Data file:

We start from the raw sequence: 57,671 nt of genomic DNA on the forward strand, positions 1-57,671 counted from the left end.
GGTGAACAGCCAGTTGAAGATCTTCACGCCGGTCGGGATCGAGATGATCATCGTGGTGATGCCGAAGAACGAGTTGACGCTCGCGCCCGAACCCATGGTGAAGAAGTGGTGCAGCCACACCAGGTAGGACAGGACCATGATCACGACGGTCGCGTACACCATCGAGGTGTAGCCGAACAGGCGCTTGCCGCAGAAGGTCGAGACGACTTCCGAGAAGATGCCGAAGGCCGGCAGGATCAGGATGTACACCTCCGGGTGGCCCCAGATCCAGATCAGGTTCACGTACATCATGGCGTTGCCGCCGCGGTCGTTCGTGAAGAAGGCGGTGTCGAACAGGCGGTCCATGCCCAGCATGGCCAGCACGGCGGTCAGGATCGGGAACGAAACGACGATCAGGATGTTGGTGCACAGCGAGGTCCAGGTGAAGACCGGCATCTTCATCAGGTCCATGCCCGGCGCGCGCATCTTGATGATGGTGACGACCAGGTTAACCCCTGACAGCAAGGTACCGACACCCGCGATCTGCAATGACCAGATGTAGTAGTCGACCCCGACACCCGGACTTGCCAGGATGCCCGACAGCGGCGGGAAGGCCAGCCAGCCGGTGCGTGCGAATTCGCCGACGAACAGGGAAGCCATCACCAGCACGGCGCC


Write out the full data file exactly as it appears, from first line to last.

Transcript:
We start from the raw sequence: 57,671 nt of genomic DNA on the forward strand, positions 1-57,671 counted from the left end.
GGTGAACAGCCAGTTGAAGATCTTCACGCCGGTCGGGATCGAGATGATCATCGTGGTGATGCCGAAGAACGAGTTGACGCTCGCGCCCGAACCCATGGTGAAGAAGTGGTGCAGCCACACCAGGTAGGACAGGACCATGATCACGACGGTCGCGTACACCATCGAGGTGTAGCCGAACAGGCGCTTGCCGCAGAAGGTCGAGACGACTTCCGAGAAGATGCCGAAGGCCGGCAGGATCAGGATGTACACCTCCGGGTGGCCCCAGATCCAGATCAGGTTCACGTACATCATGGCGTTGCCGCCGCGGTCGTTCGTGAAGAAGGCGGTGTCGAACAGGCGGTCCATGCCCAGCATGGCCAGCACGGCGGTCAGGATCGGGAACGAAACGACGATCAGGATGTTGGTGCACAGCGAGGTCCAGGTGAAGACCGGCATCTTCATCAGGTCCATGCCCGGCGCGCGCATCTTGATGATGGTGACGACCAGGTTAACCCCTGACAGCAAGGTACCGACACCCGCGATCTGCAATGACCAGATGTAGTAGTCGACCCCGACACCCGGACTTGCCAGGATGCCCGACAGCGGCGGGAAGGCCAGCCAGCCGGTGCGTGCGAATTCGCCGACGAACAGGGAAGCCATCACCAGCACGGCGCC